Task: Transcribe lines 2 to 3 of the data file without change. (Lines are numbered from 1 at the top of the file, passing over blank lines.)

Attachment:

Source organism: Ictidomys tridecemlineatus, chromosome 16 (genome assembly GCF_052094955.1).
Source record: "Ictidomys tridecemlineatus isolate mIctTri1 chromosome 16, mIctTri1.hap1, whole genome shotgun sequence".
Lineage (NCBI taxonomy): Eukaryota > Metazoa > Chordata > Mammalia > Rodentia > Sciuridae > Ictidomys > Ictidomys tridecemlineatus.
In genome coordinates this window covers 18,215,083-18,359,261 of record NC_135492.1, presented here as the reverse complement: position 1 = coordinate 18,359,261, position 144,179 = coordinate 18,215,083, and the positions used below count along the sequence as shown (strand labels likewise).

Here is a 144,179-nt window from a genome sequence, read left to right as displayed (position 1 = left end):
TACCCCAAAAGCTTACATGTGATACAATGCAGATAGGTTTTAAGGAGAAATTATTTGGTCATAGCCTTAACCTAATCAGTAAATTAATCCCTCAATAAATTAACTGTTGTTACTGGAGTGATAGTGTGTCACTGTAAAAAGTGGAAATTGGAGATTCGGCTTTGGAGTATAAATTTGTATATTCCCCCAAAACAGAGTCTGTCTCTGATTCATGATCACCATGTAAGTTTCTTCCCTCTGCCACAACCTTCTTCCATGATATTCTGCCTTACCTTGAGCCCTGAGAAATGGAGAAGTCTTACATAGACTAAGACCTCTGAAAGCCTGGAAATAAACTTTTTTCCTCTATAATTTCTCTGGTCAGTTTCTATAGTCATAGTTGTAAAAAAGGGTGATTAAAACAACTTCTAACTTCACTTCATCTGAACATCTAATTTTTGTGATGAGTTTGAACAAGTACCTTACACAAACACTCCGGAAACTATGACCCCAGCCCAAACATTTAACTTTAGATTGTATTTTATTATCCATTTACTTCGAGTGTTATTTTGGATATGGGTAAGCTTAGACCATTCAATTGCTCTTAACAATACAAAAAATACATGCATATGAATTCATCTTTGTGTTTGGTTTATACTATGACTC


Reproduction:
Source record: "Ictidomys tridecemlineatus isolate mIctTri1 chromosome 16, mIctTri1.hap1, whole genome shotgun sequence".
Lineage (NCBI taxonomy): Eukaryota > Metazoa > Chordata > Mammalia > Rodentia > Sciuridae > Ictidomys > Ictidomys tridecemlineatus.